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    In addressing the design of PUBLIC space, I would say that the Landscape Architects are staging something of a silent coup. In fact, I would suggest that traditional architecture disciplines are having a hard time defending and expanding their niche as urban designers. These days, Landscape Architecture degrees cover a lot more than plant material. Here at UNM they get a strong background in building materials, public space design principles, budgeting for large projects and so on. They end up designing a lot of parks, public squares, plazas, streetscapes, etc. These are things that, at least in my neck of the woods, provide more job opportunities than designing buildings which, depending on what you are dealing with, may not require hiring a regular architect. Architects have historically been more focused on the buildings themselves and the degree to which their communication with surrounding forms help to establish good places for the public. That being said, there are many great public space deisgners that are architects, so I don't mean to be knocking them. Hey, some of my best friends are architects...(4, to be precise)

    If that all makes any sense...
    The purpose of life is a life of purpose

  4. #4
    Cyburbian
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    I agree with that. I tried to carefully word my first sentence (I guess it was overlooked)...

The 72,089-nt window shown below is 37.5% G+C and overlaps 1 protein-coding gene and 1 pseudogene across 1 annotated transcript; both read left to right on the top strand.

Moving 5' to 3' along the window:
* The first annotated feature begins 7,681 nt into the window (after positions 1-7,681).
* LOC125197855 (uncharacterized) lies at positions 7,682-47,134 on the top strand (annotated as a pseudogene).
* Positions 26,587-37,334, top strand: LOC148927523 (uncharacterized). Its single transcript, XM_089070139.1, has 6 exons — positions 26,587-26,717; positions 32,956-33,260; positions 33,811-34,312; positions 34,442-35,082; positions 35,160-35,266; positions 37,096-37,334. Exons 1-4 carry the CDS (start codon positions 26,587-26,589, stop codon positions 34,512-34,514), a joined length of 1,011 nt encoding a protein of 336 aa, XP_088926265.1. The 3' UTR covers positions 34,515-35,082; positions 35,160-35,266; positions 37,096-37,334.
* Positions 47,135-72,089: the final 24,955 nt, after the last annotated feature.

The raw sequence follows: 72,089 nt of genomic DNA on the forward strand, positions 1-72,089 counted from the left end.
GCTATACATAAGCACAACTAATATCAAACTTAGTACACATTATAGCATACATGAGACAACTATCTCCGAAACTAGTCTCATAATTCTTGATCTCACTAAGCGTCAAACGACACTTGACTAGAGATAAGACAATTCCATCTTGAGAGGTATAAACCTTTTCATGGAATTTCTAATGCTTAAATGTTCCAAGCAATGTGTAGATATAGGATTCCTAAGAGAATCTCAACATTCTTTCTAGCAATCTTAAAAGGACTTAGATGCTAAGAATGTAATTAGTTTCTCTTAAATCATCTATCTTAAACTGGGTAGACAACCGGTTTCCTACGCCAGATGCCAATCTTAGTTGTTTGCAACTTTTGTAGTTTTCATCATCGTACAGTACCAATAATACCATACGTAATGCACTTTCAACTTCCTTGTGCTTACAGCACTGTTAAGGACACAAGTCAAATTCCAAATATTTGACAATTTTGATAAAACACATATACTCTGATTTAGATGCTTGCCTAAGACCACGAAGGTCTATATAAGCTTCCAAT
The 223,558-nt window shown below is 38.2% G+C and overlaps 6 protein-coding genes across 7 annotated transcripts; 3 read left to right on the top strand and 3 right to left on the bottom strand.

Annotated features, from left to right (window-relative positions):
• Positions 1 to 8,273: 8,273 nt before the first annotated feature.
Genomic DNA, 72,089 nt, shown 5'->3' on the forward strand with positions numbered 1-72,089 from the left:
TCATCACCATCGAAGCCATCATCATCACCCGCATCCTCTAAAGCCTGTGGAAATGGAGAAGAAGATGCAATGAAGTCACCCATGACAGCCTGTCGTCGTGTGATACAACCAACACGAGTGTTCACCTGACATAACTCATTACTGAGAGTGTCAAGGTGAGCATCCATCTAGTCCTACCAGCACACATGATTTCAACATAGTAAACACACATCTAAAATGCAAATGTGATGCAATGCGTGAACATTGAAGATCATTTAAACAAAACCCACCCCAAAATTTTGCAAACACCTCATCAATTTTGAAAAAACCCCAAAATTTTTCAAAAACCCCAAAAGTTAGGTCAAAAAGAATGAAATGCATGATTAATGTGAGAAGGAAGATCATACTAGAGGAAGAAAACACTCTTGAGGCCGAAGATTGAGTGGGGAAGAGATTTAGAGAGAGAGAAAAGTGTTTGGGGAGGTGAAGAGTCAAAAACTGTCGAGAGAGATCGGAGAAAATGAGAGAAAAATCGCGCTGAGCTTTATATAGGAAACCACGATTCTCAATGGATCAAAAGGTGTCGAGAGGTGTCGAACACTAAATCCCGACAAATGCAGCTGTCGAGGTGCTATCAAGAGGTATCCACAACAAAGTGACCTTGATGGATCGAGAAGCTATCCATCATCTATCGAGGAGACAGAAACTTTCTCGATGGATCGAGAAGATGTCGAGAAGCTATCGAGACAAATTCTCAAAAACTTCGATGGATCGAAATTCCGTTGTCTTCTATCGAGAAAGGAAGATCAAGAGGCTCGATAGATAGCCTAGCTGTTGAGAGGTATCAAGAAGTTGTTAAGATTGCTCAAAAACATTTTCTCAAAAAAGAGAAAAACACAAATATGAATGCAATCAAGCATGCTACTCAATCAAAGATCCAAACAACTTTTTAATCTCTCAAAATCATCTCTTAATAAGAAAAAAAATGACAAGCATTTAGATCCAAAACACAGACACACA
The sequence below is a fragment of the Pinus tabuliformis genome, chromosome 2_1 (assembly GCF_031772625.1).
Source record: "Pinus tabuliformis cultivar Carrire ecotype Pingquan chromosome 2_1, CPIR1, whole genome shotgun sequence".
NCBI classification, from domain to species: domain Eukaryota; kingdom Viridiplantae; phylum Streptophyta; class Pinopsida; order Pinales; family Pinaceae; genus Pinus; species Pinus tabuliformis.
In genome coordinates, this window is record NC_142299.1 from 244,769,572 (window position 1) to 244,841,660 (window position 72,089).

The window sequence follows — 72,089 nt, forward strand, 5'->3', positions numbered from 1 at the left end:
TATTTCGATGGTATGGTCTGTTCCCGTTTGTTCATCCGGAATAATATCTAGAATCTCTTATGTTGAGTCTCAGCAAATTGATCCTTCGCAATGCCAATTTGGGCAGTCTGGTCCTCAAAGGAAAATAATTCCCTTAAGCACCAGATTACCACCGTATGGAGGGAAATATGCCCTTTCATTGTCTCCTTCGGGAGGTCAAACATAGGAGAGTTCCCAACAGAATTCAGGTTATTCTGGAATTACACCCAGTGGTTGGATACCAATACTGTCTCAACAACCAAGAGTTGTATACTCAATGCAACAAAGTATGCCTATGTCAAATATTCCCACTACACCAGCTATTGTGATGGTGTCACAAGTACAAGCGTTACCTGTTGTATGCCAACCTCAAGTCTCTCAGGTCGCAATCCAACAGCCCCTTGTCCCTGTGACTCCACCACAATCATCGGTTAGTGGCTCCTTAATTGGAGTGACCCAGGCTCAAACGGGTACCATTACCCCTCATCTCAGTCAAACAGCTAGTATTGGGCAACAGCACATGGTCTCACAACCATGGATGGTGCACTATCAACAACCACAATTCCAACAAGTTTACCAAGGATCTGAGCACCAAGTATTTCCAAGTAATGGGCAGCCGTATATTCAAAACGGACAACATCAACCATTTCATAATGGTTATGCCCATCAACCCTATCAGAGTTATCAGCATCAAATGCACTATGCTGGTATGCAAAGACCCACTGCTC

Architecture is going to give you a more technical understanding of buildings (walls, ventilation systems, construction, etc.) compared to landscape architects; LA will give you a stronger understanding of plant material [compared to architects]

    I didn't mean that LA's only work with plant material, if anything they are diversifying the types of projects, but I think there are limits to what landscape architects can do. Architects and project engineers (PE's) have similarities but both of those disciplines also have limitations.

  5. #5
    Cyburbian The One's avatar
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    Just remember....

    As a planner, I've never had to "practice" architecture or landscape architecture to justify my redlines on their plans I let the code do my talking, and when we're talking about PUD's, let the red ink FLOW
    I've never met a chief building official with a degree in architecture, or even heard of one....hmm...... This is just a plug fro public sector grunts like me

    I see all of these professions as related and on the same level. Then again, I'm still a little idealistic and Kum Ba YAish in my outlook.... I only bleed on their plans when #1 there is a problem with a code, #2 I think I have something to contribute towards the design or #3 someone else brings a problem to my attention....engineers, contractors or park horticulturalist.